In 2008 Nikita became a vegetarian. The cruelty that went into meat production had served as the main incentive and then he started cooking, realizing a passion he had had for so long.
“I used to cook raw dishes for events,” Nikita recalls, “And then people would come and ask where they can get the same thing in the city.” And every time the answer was “nowhere”. Ukrop was born out of this. Nikita found Sasha and together they founded the first restaurant off Nevsky Street a year later.
“The luxury of honesty” Nikita calls it, “Of being Russian and then not Russian, of being something else, more and different.” This is how the development manager of Ukrop Café endearingly describes the original concept of their vegetarian cafés.
“I was here for its opening and then I’ve been coming over for three and half years now.” Veronica, a mutual friend of Nikita and Sasha speaks fondly of the original Ukrop. The place opened on September 17th 2012 and became so popular that three more cafes opened within the next three years. Nikita’s favorite?
“You can’t ask me that,” Nikita tells me laughingly, “It’s like asking me to pick my favorite child.” He does single out his favorite items on the menu though, vegetarian burgers and “A mean ‘raw chocolate’ with Colombian cocoa beans, cocoa butter, honey and nuts” he adds.
‘Raw chocolate’ among other raw dishes as Ukrop claims to be the first “rawtarian” menu in town,
“Perhaps not the first in Russia,” Nikita is quick to point out, and adds that Sok Café located opposite the Tretyakov Art Gallery in Moscow was the first. So the first ‘rawtarian’ in Petersburg and deliciously so. Anastasia, an eco-blogger acquaintance of mine had passionately recommended the ‘raw’ blueberry dessert and it had surprised me with its depth and richness of flavor.
“We were by no means the first vegetarian place in town,” Nikita asserts and goes on to say that Botanika had started its business almost eight years ago. He even tells me his favorite item on their menu, “They do this amazing hot drink called Siberian Heat with pine nuts, dates, and maple syrup.”
As for Ukrop’s frequent customers, they usually go for the “falafel in pita bread”. This is what Barbara, one of the baristas in the ‘original’ Ukrop, tells me. It resonates with me as a couple of other eco-blogger friends and regulars have been raving about the falafel. But the menu certainly goes beyond the ordinary-sounding dish. I have asked for Barbara’s favorite pick from their menu and she shows me the tofu scramble with Himalayan salt.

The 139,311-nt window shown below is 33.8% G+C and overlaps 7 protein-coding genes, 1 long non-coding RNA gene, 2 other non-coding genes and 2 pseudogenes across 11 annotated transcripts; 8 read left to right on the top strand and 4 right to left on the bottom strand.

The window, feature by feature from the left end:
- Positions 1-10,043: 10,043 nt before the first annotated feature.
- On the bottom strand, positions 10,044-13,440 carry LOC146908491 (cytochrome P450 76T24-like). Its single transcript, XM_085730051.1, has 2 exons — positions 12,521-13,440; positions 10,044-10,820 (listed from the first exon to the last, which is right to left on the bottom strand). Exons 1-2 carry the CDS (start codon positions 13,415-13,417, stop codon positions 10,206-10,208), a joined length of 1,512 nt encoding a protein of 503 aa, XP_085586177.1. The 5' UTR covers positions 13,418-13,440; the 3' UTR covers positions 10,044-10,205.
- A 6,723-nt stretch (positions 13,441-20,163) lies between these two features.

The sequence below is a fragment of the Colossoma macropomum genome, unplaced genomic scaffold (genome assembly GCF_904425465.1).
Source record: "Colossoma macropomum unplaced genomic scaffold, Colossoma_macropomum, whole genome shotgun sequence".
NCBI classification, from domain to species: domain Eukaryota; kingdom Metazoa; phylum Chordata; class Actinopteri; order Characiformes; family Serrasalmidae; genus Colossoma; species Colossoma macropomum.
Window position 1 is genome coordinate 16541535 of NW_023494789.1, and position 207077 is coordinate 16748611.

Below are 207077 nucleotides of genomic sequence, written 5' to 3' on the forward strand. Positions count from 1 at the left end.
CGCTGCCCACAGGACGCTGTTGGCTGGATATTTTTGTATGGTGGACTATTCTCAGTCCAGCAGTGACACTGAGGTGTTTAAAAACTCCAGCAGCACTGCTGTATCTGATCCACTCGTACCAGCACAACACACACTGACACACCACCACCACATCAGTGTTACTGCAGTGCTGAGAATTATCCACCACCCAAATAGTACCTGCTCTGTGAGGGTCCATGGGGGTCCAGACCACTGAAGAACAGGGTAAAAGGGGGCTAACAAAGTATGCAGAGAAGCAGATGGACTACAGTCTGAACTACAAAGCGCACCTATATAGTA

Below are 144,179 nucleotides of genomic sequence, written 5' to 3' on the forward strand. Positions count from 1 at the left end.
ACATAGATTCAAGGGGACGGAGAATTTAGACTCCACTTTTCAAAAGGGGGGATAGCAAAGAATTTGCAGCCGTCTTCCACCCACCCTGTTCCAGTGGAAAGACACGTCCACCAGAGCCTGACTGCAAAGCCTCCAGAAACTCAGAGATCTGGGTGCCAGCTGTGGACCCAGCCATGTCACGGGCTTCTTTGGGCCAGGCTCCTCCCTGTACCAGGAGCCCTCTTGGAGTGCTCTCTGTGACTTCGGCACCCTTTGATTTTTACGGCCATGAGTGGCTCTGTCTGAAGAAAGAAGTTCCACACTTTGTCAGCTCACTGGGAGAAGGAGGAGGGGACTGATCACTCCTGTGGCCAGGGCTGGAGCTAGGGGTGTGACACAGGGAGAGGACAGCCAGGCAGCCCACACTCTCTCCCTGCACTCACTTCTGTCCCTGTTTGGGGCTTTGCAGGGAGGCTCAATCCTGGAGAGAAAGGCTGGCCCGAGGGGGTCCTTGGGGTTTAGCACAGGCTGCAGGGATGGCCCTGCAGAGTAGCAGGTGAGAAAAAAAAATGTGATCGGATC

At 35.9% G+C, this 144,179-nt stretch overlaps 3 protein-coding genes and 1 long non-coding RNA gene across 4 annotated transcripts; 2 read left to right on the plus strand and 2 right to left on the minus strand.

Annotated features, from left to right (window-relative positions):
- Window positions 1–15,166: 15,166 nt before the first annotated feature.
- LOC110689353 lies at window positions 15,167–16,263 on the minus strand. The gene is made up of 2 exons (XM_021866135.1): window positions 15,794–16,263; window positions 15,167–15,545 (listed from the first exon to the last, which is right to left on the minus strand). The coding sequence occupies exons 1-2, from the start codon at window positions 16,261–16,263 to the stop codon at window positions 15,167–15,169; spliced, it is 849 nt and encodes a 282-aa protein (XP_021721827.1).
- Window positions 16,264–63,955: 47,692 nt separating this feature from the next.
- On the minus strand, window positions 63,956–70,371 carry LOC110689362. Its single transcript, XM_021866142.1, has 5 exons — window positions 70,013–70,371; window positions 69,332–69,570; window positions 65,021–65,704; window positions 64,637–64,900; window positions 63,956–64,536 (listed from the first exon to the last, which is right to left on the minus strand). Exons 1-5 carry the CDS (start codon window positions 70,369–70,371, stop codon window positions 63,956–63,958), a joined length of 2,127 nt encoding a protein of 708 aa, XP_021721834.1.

Each item on the menu is created with care. Most are original creations of Ukrop’s chefs and some are personal creations of the founders. Nikita for example has created the Tuscan soup, and Vera, Sasha’s wife, contributes by developing recipes. Up until September 2015, each of the four Ukrop cafés had something unique to offer.
The ingredients that go inside that yummy falafel and the other items on Ukrop’s menu are nothing super-fancy though,
“Well, we never claimed we were using organic or all-natural products,” Nikita remarks, “But simply providing another option for anyone who loves eating, not only vegans and vegetarians, anyone.” And Nikita knows their demographic and no, they are not only hardcore vegans and vegetarians like Veronica but yes, mostly young women from twenty-seven to thirty. They are not ‘those who only eat carrot’ as some Russians blatantly put it. Whether following a trend or choosing to be a vegan for a ‘greater good’, these are real people with real jobs, lives and identities.
And why the name Ukrop which literally translate as ‘dill‘ in Russian?
“It is as Russian as it gets, yes!” Nikita says referring to the herb being a common staple of many Russian dishes and a reason for quite a few raised eyebrows. “But also so much more in something quite unique!” he adds. And so it happens that Ukrop finds its place and thrives.
Added value: ‘Summer’ and ‘Kvartira’ serve organic wine!